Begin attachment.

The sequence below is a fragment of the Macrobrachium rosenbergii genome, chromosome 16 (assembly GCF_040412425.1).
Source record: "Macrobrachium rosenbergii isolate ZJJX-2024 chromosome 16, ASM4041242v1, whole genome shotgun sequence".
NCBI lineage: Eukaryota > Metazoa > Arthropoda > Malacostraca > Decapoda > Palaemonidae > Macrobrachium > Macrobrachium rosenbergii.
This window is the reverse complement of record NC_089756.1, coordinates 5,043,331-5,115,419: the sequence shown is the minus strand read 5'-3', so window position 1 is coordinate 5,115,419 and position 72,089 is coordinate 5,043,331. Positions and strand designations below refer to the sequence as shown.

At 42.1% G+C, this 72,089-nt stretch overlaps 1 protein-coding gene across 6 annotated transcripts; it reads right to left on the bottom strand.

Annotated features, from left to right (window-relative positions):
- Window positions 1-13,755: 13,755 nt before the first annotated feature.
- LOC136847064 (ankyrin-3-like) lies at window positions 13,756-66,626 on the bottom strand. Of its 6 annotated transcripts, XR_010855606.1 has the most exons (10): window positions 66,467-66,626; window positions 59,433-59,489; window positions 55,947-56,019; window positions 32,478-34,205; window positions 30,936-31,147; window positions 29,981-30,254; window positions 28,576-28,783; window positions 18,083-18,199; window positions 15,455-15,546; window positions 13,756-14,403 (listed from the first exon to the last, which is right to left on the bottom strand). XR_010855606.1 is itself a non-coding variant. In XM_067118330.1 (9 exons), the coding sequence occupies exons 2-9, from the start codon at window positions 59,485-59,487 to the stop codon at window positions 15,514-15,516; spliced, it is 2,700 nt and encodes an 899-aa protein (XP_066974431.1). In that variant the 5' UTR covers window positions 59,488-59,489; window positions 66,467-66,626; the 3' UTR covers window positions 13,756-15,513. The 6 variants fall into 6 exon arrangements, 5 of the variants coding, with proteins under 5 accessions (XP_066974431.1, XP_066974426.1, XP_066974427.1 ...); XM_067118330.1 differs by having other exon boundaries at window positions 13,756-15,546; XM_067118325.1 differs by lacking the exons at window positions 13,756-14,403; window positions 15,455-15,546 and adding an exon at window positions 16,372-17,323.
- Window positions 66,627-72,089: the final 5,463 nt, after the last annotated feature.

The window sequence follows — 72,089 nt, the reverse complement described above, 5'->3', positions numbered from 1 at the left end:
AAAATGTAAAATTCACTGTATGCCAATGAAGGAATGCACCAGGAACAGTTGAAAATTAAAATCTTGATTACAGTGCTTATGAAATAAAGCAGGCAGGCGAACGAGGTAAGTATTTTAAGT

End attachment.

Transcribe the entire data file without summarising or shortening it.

The sequence below is a fragment of the Macrobrachium rosenbergii genome, chromosome 16 (assembly GCF_040412425.1).
Source record: "Macrobrachium rosenbergii isolate ZJJX-2024 chromosome 16, ASM4041242v1, whole genome shotgun sequence".
NCBI lineage: Eukaryota > Metazoa > Arthropoda > Malacostraca > Decapoda > Palaemonidae > Macrobrachium > Macrobrachium rosenbergii.
This window is the reverse complement of record NC_089756.1, coordinates 5,043,331-5,115,419: the sequence shown is the minus strand read 5'-3', so window position 1 is coordinate 5,115,419 and position 72,089 is coordinate 5,043,331. Positions and strand designations below refer to the sequence as shown.

At 42.1% G+C, this 72,089-nt stretch overlaps 1 protein-coding gene across 6 annotated transcripts; it reads right to left on the bottom strand.

Annotated features, from left to right (window-relative positions):
- Window positions 1-13,755: 13,755 nt before the first annotated feature.
- LOC136847064 (ankyrin-3-like) lies at window positions 13,756-66,626 on the bottom strand. Of its 6 annotated transcripts, XR_010855606.1 has the most exons (10): window positions 66,467-66,626; window positions 59,433-59,489; window positions 55,947-56,019; window positions 32,478-34,205; window positions 30,936-31,147; window positions 29,981-30,254; window positions 28,576-28,783; window positions 18,083-18,199; window positions 15,455-15,546; window positions 13,756-14,403 (listed from the first exon to the last, which is right to left on the bottom strand). XR_010855606.1 is itself a non-coding variant. In XM_067118330.1 (9 exons), the coding sequence occupies exons 2-9, from the start codon at window positions 59,485-59,487 to the stop codon at window positions 15,514-15,516; spliced, it is 2,700 nt and encodes an 899-aa protein (XP_066974431.1). In that variant the 5' UTR covers window positions 59,488-59,489; window positions 66,467-66,626; the 3' UTR covers window positions 13,756-15,513. The 6 variants fall into 6 exon arrangements, 5 of the variants coding, with proteins under 5 accessions (XP_066974431.1, XP_066974426.1, XP_066974427.1 ...); XM_067118330.1 differs by having other exon boundaries at window positions 13,756-15,546; XM_067118325.1 differs by lacking the exons at window positions 13,756-14,403; window positions 15,455-15,546 and adding an exon at window positions 16,372-17,323.
- Window positions 66,627-72,089: the final 5,463 nt, after the last annotated feature.

The window sequence follows — 72,089 nt, the reverse complement described above, 5'->3', positions numbered from 1 at the left end:
AAAATGTAAAATTCACTGTATGCCAATGAAGGAATGCACCAGGAACAGTTGAAAATTAAAATCTTGATTACAGTGCTTATGAAATAAAGCAGGCAGGCGAACGAGGTAAGTATTTTAAGT